The Pam Basu murder case, which made carjacking a national issue and struck a chord of fear in motorists, goes to trial tomorrow morning in Howard County Circuit Court.
Bernard Eric Miller, 17, of Washington, faces a first-degree murder charge for the Sept. 8 slaying. Dr. Basu was dragged to her death while entangled in a seat belt as two males drove off in her BMW while her 22-month-old daughter was in the car.
The brutal crime prompted the government to toughen the punishment for convicted carjackers. Businesses now advertise safety devices and security systems designed to thwart criminals. Even some mall officials reported that fear of the crime caused more people to shop during the day.
"This fear is really something, and it started with that case," said William Zorzi Sr., spokesman for the AAA Automobile Club of Maryland. "This poor woman has brought [carjacking] to the public's attention."
Former President George Bush signed a federal law on Oct. 26, which has resulted in 60 arrests and at least five convictions nationally, said U.S. Attorney Richard Bennett. Authorities estimate that as many as 21,000 carjackings occurred in the country last year and more than 500 occurred in Maryland.
Lawyers involved with the Miller case won't talk about their plans, but they have been working long hours to get ready.
Senior Assistant State's Attorney Michael Rexroad and two assistant state's attorneys have worked weekends and nights for the trials, while balancing other cases and duties.
"You prepare around the clock for any big case," Mr. Rexroad said. "It'sa tremendous amount of work, but you do what's necessary."
Laurack Bray, a Washington attorney for the Miller youth, has been working equally hard -- free of charge. He said he agreed to represent the teen-ager knowing that his family would not be able to pay him.
The teen is charged with first-degree murder and 18 other counts in the slaying. He faces a maximum sentence of life in prison without parole if convicted. Prosecutors are prohibited by law from seeking the death penalty for juveniles.
A co-defendant, Rodney Eugene Soloman, 27, of Washington, faces the death penalty for his role in the slaying. His trial has been moved to Baltimore County, but a trial date has not been set.
Testimony may reveal some details for the first time.
Prosecutors are expected to introduce as evidence photographs from a videotape Dr. Basu's husband, Biswanath "Steve" Basu, made of his wife and daughter as they prepared to leave for her first day of pre-school. The videotape shows the Miller youth and Mr. Soloman in the background as they walked through the neighborhood, prosecutors said.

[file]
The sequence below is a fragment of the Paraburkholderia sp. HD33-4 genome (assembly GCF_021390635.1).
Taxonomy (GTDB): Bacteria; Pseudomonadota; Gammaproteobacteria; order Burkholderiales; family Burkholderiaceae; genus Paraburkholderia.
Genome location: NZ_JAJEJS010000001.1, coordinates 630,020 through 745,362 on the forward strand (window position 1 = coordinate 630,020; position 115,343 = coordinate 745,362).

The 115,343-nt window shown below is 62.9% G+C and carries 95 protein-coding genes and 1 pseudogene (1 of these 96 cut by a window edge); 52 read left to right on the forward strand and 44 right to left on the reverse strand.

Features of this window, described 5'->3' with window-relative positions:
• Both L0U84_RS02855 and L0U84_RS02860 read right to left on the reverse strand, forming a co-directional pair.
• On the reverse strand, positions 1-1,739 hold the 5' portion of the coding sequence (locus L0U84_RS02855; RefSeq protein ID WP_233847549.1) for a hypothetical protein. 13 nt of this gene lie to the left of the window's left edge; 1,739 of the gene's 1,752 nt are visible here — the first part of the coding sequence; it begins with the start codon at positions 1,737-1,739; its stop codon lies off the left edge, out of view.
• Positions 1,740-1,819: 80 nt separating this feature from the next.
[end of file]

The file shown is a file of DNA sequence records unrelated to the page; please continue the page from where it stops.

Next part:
Prosecutors are also expected to present taped police interviews in which the defendants, according to pretrial testimony, blame each other for the crime.
Results from Dr. Basu's autopsy, blood tests of the defendants, fingerprint examinations of the victim's car, and traffic accident reports also are to be revealed.
A list of 110 subpoenas in court files shows that possible witnesses include Mr. Basu, the two juveniles who traveled with the defendants, and bystanders who saw Dr. Basu being dragged by the car.
To prepare for the massive trial, Howard court officials converted the grand jury room into a media office, equipped with desks and telephones. More than 300 county residents -- about triple the usual number -- will be called in to be considered for the 12 jury seats. Judge Dennis Sweeney will preside over the trial.
A shiver of fear
The carjacking, which happened in a quiet neighborhood, sent a shiver of fear through many motorists.
Numerous agencies have since distributed brochures offering safety tips to prevent carjackings. The state Department of Public Safety and Correctional Services has published 50,000 booklets and 100,000 tip sheets, said Leonard Sipes, a spokesman for the agency. The department also established an 800 number to provide information on the crime.
Meanwhile, the National Crime Prevention Council in Washington preparing anti-carjacking kits that will include posters and leaflets. The agency also is preparing public service announcements that will run on 8,000 radio stations. Even syndicated columnist Heloise offered hints on ways to prevent the crime.
Gov. William Donald Schaefer introduced two carjacking bills this legislative session. One bill, which would have added $1 to insurance fees to fund a commission to study the crime, failed. A bill that would establish a mandatory 15-year prison sentence for convicted carjackers is still alive.
Twenty other states are also considering carjacking laws. At least three states -- Massachusetts, Michigan and Virginia -- and the District of Columbia have laws aimed at the crime. In addition, several cities, including New York and Detroit, have formed task forces to combat carjackings.